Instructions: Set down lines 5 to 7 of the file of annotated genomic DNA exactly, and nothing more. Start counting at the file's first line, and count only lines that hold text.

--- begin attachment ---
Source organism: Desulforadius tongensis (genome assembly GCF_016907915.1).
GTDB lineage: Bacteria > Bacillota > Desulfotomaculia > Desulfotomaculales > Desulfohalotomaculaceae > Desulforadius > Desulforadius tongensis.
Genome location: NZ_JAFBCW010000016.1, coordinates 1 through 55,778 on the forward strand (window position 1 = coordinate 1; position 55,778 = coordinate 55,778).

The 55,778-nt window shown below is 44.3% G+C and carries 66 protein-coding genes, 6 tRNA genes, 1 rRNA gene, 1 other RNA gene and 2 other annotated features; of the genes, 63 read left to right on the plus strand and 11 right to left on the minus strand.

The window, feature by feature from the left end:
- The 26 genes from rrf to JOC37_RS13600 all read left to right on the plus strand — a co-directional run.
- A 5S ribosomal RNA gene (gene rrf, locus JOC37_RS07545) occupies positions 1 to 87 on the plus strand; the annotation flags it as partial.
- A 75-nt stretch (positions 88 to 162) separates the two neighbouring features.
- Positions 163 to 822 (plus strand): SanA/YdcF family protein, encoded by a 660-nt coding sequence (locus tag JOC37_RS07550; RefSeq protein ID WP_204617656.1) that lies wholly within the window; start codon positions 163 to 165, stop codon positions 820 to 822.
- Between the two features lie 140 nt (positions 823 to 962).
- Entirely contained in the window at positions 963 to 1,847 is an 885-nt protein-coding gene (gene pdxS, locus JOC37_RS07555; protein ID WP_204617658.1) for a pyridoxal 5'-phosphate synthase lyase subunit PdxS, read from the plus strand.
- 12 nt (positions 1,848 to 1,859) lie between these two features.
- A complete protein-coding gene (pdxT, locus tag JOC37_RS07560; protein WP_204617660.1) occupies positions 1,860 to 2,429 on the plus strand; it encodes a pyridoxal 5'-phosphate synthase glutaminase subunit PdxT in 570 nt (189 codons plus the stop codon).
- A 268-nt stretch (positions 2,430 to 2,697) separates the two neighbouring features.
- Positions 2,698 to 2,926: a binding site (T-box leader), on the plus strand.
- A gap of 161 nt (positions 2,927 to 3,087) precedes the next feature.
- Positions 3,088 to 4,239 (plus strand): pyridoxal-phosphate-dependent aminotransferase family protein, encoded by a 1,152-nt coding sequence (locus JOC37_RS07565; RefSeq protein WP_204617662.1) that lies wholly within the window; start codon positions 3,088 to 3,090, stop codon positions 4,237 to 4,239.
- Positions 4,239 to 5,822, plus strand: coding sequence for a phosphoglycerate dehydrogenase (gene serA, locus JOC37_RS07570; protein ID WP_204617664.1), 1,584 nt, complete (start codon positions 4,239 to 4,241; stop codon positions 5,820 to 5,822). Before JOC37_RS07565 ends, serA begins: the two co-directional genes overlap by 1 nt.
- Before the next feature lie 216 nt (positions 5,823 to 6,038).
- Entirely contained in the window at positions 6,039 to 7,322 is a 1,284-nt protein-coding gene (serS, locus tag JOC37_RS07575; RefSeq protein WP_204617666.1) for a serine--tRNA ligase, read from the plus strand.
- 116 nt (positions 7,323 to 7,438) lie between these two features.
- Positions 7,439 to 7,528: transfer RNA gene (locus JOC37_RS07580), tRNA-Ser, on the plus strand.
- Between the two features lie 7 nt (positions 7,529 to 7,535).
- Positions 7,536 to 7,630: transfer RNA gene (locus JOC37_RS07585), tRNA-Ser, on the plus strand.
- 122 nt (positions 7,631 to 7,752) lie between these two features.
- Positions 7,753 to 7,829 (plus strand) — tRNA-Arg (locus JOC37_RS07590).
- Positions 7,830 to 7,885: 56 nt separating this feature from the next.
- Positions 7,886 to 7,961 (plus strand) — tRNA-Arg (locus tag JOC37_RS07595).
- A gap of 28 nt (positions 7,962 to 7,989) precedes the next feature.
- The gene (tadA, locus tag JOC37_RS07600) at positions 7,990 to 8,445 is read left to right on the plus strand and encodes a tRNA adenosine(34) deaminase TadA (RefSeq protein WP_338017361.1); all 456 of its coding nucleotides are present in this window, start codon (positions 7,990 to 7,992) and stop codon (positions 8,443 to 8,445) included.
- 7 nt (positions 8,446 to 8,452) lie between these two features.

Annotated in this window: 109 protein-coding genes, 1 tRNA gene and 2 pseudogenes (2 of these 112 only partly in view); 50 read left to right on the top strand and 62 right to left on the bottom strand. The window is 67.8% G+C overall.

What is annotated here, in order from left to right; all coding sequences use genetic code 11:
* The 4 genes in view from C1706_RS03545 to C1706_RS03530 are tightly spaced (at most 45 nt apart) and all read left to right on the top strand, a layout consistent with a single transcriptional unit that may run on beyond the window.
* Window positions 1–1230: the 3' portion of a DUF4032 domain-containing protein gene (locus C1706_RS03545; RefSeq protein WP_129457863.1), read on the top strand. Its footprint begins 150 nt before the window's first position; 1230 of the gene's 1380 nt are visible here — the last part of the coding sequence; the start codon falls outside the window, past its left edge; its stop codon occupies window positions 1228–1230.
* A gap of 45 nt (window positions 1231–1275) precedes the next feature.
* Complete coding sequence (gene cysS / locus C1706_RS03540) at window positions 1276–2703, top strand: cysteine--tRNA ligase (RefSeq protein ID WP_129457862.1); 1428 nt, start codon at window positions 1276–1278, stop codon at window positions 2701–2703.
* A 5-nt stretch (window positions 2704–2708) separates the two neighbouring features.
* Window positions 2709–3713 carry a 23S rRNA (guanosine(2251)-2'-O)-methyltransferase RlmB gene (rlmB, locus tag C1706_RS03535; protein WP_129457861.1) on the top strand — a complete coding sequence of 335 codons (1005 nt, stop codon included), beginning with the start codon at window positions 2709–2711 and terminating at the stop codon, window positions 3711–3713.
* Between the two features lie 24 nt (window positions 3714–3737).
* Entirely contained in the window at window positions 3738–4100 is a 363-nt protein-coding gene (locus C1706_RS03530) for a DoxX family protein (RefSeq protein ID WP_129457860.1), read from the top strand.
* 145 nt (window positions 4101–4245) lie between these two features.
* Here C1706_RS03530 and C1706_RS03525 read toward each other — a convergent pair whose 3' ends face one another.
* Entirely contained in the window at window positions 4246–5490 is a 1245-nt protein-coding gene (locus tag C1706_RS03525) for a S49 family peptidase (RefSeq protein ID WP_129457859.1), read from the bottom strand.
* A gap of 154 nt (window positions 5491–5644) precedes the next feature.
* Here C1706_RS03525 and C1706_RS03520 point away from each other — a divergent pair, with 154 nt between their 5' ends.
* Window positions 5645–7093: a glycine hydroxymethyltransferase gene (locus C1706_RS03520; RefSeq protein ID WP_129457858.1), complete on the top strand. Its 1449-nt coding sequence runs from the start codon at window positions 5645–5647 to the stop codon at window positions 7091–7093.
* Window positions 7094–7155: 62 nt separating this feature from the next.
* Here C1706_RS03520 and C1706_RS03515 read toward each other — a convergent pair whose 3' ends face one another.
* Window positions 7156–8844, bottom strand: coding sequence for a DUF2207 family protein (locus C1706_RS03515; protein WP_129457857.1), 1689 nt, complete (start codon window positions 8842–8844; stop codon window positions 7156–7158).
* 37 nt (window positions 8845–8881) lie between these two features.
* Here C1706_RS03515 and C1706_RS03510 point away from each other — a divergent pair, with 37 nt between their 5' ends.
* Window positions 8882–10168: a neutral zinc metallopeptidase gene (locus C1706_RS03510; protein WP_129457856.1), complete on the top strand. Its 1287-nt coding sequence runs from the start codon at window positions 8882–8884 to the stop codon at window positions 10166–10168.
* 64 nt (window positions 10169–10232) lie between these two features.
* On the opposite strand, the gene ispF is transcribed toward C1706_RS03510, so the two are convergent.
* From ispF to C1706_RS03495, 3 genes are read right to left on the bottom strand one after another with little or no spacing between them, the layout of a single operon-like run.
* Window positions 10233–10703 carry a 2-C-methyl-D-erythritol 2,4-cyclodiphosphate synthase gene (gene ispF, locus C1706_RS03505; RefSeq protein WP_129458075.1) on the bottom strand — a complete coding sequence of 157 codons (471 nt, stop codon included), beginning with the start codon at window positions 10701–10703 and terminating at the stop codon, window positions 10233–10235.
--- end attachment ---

The window, feature by feature from the left end:
- The 26 genes from rrf to JOC37_RS13600 all read left to right on the plus strand — a co-directional run.
- A 5S ribosomal RNA gene (gene rrf, locus JOC37_RS07545) occupies positions 1 to 87 on the plus strand; the annotation flags it as partial.